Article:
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‘Corporate governance, succession plan critical to long-term business survival’


The aerial view of Lagos Island Business District PHOTO: FEMI ADEBESIN-KUTI

Corporate governance and succession planning have been identified as critical factors to the long-term survival of businesses.

But management experts warned that having these qualities is not an option, but a journey that must continue to unlock greater opportunities for organisations.

Already, global class practice companies have adopted clearly defined processes for succession, which help to ensure continuity and sustainability of the businesses.

The Group Managing Director of Dangote Industries Limited, Olakunle Alake, said this while delivering a paper titled “Corporate Governance and Succession Planning” at the 35th Omolayole Management Lecture Series, organised by AIESEC Alumni Nigeria in Lagos.


Alake, who said most businesses and companies founded by Nigerians seem incapable of surviving beyond one generation, hinted on the need to begin to make the requisite difference in the way organisations are run.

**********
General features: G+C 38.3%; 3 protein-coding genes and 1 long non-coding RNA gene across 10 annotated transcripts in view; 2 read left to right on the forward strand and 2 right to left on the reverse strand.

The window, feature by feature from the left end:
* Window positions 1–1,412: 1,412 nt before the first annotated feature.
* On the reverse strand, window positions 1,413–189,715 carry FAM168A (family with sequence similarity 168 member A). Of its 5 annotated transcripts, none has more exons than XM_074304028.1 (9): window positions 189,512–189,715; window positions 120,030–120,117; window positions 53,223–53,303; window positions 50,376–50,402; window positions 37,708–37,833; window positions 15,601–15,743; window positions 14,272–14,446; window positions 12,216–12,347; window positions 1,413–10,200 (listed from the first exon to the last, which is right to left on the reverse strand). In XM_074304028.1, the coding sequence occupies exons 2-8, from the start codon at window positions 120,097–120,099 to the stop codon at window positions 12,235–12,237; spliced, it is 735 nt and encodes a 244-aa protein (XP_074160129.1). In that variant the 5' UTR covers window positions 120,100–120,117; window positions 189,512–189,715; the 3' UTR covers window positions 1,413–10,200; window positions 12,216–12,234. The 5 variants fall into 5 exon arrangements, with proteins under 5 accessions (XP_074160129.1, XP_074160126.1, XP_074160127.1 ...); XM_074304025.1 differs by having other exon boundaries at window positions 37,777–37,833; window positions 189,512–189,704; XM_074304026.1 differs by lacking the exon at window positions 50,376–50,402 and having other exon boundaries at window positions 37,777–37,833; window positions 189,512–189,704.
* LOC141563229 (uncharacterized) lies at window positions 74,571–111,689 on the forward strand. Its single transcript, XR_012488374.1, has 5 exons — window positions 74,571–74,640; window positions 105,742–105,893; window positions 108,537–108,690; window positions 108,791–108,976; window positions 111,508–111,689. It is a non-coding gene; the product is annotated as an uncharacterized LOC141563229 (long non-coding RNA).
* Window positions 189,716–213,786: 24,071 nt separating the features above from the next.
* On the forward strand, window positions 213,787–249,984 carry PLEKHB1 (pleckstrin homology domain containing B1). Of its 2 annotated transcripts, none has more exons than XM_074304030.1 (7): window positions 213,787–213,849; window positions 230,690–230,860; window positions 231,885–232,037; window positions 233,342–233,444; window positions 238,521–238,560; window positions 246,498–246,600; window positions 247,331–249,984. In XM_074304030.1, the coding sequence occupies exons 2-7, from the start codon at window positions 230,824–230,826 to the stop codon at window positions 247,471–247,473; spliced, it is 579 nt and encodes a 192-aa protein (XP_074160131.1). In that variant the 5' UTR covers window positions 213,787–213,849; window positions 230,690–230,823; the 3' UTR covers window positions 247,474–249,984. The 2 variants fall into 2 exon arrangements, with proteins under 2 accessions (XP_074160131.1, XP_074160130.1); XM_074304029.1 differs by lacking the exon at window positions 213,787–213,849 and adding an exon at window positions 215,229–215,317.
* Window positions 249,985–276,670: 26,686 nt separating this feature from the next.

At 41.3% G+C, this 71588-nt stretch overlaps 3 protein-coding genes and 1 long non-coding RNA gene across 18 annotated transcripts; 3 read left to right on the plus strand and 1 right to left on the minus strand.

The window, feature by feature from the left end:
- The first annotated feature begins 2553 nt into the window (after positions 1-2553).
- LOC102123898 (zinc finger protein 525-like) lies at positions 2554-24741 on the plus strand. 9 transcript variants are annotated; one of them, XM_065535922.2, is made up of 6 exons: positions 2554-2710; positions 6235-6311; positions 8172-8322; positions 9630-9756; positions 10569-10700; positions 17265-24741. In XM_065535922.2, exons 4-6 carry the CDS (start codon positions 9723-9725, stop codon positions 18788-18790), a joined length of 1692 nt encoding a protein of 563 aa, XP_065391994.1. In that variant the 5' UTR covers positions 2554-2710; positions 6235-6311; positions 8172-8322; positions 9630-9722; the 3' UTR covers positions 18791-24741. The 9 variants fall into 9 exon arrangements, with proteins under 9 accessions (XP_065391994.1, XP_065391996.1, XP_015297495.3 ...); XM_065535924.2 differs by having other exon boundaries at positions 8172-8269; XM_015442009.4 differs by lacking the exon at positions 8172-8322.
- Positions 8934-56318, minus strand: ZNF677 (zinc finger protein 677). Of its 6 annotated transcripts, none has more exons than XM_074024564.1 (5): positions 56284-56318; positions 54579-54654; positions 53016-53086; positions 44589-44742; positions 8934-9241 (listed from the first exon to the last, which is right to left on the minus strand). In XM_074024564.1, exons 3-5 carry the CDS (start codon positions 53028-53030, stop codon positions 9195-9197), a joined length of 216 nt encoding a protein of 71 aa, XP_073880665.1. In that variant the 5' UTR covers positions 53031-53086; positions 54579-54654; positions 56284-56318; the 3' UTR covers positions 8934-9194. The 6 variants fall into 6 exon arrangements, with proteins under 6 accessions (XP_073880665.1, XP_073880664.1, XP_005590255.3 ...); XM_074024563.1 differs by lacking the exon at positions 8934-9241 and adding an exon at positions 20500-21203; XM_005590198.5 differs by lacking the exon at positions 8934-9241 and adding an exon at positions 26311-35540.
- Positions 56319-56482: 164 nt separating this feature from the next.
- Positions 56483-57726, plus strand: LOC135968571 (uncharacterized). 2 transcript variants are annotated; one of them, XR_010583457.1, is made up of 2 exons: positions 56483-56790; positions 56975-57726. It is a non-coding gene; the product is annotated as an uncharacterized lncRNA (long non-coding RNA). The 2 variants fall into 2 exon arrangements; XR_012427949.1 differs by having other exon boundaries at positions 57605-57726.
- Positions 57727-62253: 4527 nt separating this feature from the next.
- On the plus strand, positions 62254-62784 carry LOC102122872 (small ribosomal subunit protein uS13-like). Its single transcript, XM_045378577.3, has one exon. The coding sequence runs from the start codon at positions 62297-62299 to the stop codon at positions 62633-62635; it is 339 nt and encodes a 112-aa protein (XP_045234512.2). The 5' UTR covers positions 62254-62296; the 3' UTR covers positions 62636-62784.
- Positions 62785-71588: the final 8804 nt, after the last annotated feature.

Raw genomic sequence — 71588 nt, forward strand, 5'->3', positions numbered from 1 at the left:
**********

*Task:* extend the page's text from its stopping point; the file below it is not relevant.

He said great indigenous businesses collapsed partly because effective corporate governance structures and succession processes were not in place to ensure the businesses were sustained long after the demise of founders.

According to him, for businesses with poor corporate governance structures, the founder was often the chairman and the chief executive and made all the decisions.

However, “with a good board, sound corporate governance structures and proper succession, the founder can retire without looking back and the company will continue to thrive because there would be transferred vision and goals.

“There would be effective corporate governance and shared operational sustainability. These are fundamental reasons why a business must have a proper and effective board.

“We must contribute our quota and ensure that we raise the people to pass the baton on, to succeed us and better our present achievements”, he explained.

In an address by the President and Chairman of Council, Nigerian Institute of Management chartered (NIM), Prof. Olukunle Iyanda, he extolled Dr. Michael Omolayole, in whose honour the lecture was instituted.

He described him as an embodiment of professional management culture and virtues, which were amply manifested in the way he managed his erstwhile company, Lever Brothers Nigeria Plc (now Unilever).

Earlier, both Omolayole and Chairman of Standard Chartered Bank in Nigeria, Remi Omotosho, adduced reasons for the survival of multinationals of the 70s, even with Nigerians at the helms of affairs.

President of AIESEC Alumni Association, Brenda Nwagwu, noted that the lecture series has served as a veritable source of quality management education and insight for Nigerian professional managers.

She, therefore, called on all Nigerian corporate managers to emulate his virtues and corporate governance principles.

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